I know I'm using 'daze' a lot, but I've been in that sort of fog lately. This post is about a month overdue so bear with me.
At the end of July the Southeastern Conference has a three day shindig previewing the coming football season. They call it SEC Media Days, and all the head coaches bring themselves and two players and stroll from room to room under the glare of mini-fills and the cyclopian stares of the cameras surrounding them.
I was attending as the second and third members of Team Deuce, accompanied by Sports Director Punkin'head. His head really isn't that big; in fact it's about average and the same size as mine, but the joke got started a while back, and we still throw it out every now and then. I say second and third because I'm pulling double duty as shooter and sat truck operator. After this trip, not doing it again.
The work really wasn't that hard, about what you'd expect from a typical news day, which is unusual for a sports trip. The average day on one of these begins somewhere around noon and goes to 11 p.m. or midnight. These days began about 8 a.m., which is earlier than my normal day, in which I don't even leave the house before 8:30. I also spent way too much tape getting great cutaways that were never going to be used, but wasn't informed of that until the evening of the second day. Oh well; it doesn't hurt to sharpen the skills.
Day one goes well, SDP gets soaked during his live shot, I'm nice and dry wearing my full rain suit. It pays to travel prepared, especially when the destination is six hours away from home base.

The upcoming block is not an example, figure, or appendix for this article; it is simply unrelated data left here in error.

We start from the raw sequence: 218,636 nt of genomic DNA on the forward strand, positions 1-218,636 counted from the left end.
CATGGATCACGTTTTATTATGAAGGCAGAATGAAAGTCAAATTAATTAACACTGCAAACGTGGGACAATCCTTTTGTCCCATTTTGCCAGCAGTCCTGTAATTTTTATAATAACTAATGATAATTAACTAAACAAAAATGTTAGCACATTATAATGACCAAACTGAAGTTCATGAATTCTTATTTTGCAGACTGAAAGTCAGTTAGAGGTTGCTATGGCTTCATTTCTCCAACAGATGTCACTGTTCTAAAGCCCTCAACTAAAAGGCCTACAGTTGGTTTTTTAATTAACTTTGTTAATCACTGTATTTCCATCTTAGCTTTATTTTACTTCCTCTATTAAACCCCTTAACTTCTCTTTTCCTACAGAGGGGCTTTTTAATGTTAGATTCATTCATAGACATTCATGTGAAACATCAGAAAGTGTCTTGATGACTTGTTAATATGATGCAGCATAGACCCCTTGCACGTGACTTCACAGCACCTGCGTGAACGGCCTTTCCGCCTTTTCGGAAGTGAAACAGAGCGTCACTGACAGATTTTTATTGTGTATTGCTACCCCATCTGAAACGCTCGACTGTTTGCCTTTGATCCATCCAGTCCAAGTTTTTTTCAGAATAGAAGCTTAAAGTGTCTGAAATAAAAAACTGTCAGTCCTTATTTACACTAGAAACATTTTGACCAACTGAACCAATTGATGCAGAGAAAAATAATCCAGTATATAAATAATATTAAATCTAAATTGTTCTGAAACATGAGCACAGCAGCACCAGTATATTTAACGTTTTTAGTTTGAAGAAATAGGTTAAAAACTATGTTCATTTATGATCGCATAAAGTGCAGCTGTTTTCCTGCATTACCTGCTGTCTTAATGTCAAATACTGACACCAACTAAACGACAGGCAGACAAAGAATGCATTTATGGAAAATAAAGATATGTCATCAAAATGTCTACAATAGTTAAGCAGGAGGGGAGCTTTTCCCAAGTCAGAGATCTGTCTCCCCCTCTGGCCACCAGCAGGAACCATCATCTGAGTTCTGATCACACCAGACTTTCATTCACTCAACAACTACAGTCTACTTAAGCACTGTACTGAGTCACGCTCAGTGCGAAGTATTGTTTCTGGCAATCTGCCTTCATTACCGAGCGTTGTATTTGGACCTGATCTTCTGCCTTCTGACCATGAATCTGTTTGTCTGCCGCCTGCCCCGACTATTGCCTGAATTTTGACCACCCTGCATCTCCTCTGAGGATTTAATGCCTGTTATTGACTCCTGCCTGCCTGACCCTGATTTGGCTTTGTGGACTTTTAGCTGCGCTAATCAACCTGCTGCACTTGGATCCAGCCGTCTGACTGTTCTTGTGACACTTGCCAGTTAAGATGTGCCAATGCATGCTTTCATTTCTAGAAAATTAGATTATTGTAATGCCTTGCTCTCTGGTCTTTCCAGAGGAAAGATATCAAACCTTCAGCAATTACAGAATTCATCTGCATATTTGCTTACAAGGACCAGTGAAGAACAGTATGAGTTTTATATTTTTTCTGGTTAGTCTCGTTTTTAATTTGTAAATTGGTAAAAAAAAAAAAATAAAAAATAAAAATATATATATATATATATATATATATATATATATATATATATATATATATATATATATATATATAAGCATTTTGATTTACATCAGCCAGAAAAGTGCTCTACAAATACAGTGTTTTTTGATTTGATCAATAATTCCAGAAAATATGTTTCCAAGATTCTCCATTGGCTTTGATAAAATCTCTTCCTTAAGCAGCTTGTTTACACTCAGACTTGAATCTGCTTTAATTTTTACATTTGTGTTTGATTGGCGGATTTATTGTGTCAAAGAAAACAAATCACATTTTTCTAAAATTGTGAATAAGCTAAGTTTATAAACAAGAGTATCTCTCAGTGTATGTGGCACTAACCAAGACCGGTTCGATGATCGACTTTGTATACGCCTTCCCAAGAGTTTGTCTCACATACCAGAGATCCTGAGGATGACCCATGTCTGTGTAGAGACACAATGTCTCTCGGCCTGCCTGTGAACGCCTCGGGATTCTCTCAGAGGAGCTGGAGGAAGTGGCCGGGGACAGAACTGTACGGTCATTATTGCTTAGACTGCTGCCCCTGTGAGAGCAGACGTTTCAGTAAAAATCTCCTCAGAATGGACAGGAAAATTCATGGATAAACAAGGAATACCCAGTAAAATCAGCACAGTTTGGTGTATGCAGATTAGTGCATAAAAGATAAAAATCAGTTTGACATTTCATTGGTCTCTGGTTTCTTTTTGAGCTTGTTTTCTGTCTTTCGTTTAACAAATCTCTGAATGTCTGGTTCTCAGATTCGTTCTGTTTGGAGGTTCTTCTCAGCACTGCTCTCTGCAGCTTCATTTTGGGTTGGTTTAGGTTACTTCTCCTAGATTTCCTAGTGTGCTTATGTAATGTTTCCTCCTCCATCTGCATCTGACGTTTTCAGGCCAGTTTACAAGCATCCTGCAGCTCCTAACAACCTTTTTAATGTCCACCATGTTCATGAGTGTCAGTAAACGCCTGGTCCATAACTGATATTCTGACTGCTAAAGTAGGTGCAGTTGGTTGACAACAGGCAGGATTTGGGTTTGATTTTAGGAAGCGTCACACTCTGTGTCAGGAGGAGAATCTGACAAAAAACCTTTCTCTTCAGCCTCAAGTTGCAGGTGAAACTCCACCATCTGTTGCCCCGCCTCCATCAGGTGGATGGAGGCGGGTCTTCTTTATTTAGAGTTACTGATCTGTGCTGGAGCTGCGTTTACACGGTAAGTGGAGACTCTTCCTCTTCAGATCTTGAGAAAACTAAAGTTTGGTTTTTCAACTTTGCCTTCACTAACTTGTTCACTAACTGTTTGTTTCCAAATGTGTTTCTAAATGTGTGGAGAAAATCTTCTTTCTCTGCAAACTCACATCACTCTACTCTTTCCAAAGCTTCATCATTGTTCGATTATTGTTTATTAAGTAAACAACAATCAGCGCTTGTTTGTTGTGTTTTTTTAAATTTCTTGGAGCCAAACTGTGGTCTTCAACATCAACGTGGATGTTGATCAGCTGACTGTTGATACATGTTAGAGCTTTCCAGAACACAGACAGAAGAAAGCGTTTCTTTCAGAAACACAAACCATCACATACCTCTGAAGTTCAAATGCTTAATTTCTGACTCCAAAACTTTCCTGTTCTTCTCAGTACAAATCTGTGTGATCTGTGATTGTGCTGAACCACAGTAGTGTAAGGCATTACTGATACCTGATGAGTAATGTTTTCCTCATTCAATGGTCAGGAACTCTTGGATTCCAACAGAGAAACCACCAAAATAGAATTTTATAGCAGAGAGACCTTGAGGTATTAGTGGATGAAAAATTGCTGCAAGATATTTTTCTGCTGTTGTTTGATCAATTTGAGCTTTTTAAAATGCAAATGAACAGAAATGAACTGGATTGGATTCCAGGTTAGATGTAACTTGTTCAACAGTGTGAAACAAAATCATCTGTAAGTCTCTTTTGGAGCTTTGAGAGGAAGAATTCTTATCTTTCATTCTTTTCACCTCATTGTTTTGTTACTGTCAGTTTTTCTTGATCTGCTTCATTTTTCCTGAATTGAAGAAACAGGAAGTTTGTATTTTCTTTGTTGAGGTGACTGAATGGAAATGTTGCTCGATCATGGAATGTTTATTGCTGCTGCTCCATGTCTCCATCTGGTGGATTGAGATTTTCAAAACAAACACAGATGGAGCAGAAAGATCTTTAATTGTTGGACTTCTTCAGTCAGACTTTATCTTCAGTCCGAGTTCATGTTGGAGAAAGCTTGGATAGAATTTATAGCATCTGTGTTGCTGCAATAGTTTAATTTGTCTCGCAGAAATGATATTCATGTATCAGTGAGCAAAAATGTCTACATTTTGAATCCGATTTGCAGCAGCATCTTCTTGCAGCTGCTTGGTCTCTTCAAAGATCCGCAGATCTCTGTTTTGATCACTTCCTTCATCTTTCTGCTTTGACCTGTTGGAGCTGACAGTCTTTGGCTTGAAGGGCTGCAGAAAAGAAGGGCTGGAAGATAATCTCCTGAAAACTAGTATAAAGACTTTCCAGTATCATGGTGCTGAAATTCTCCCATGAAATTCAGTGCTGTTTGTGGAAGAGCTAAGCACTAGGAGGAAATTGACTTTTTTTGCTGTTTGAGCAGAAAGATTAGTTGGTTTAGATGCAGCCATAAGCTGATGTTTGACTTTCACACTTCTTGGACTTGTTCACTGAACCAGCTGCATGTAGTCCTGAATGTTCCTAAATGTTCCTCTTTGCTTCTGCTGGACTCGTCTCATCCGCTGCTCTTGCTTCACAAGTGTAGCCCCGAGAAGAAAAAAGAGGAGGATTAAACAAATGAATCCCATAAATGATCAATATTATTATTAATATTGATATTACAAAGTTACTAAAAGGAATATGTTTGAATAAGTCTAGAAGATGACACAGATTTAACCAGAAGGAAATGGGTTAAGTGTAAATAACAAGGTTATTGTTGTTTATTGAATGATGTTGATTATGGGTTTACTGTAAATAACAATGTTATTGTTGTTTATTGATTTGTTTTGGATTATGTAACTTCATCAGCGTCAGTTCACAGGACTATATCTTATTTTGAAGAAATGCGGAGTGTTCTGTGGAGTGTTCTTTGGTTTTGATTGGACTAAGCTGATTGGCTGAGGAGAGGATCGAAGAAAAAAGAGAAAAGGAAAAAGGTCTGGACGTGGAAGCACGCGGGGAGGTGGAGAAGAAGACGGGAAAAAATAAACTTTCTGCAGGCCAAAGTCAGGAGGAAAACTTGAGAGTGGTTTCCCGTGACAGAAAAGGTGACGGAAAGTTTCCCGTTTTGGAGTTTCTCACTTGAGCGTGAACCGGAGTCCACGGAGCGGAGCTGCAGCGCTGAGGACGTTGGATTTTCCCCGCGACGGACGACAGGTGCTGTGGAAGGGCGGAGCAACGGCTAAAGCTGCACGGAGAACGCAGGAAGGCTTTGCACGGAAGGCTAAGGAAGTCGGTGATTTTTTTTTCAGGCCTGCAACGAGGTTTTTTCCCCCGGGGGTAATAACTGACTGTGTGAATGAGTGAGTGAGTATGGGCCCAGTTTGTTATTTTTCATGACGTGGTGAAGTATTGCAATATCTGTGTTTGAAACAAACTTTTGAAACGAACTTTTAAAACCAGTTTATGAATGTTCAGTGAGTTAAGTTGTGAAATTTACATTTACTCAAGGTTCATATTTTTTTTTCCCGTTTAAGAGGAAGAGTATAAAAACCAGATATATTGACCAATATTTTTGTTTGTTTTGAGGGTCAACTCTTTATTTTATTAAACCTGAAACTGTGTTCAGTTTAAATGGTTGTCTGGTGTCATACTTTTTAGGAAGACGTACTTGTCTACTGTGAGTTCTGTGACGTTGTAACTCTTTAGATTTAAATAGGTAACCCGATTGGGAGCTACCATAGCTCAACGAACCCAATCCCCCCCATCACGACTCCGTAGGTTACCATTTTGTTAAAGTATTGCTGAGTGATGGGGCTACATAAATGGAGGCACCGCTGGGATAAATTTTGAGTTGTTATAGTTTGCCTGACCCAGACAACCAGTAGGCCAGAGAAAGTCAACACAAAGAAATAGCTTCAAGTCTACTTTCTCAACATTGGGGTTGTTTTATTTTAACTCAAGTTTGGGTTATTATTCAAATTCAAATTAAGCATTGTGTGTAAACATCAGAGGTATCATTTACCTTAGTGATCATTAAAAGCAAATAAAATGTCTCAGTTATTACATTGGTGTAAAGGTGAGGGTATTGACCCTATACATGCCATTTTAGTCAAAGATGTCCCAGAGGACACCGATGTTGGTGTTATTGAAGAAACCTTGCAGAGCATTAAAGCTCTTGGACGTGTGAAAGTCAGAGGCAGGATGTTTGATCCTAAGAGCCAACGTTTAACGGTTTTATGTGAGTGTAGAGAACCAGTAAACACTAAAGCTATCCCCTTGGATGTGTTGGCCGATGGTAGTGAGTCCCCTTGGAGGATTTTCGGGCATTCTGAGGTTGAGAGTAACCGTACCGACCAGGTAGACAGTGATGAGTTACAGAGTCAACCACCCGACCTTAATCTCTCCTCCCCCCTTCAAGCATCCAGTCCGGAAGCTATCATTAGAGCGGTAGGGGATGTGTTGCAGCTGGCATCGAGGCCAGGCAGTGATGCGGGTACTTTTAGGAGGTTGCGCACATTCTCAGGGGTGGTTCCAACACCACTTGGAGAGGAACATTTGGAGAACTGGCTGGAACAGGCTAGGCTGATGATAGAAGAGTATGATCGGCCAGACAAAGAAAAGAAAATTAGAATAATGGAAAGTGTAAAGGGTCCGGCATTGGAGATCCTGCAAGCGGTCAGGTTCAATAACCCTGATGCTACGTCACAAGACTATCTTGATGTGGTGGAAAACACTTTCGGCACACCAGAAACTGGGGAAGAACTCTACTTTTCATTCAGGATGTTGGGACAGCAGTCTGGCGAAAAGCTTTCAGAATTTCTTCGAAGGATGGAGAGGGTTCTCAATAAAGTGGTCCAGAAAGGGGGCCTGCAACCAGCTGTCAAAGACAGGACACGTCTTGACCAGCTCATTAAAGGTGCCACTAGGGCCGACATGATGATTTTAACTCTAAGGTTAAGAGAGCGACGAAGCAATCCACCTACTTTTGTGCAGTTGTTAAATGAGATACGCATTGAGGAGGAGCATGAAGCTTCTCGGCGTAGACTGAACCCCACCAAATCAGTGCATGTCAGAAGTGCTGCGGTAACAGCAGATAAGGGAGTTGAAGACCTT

Day two is good, until the 5 p.m. feed window. In the middle of the window my signal disappears. A quick check of my equipment reveals where the problem is, but for some reason, diagnosis eludes me.
Who could possibly need anything more than a red LED indicating FAULT? It's a problem with the HPA, which sends the signal to the satellite, but while it's been returned to the the factory for repair, we still have not gotten a report on what needs to be repaired. We've got a loaner in the meantime.
Friday was our last day in Birmingham, AL, as Media Days came to a close at noon, but our trip was far from over. In fact I had no idea how far, but I soon found out. A harbinger should have been the mishap with the elevator. SDP and I fumble the hand off of my room key, and it falls through the crack between the elevator car and the carpeted second floor hallway, ending it's usefulness with an echoing 'click' as it hits the bottom of the elevator shaft. Good grief, as a certain bald kid would say.
Our next planned stop is Saints Training Camp in Jackson, MS. It's on the way home and right about halfway between B'ham and B'Rouge. We meet up with the crew from KTBS, Shreveport, and Jim Lee, Truck Op Extraordinaire, comes up with a clutch idea for us to use his second path to uplink from our crippled truck, with only one cable running between the two. So simple it should be in the field manual.
This shining moment of genius is overshadowed by equipment failure at the station. A whole 30 minute window elapses and they never saw our shot. We saw it and verified it from Shreveport to New York. Time to pack up and head home.
Uh-oh! What's this? A four hour delay? But of course!
SDP and the new guy, who we were meeting in Jackson hop in the sports unit and head for home and a 10 p.m. show, while I wait for someone to fix my dilemma. This truck has no spare.
Turns out it's a 2-inch bolt and I finally crawl into bed around 2:30 in the morning. On top of all this, my camera narrowly avoided career ending injury, not once, but twice. Man I love sports trips.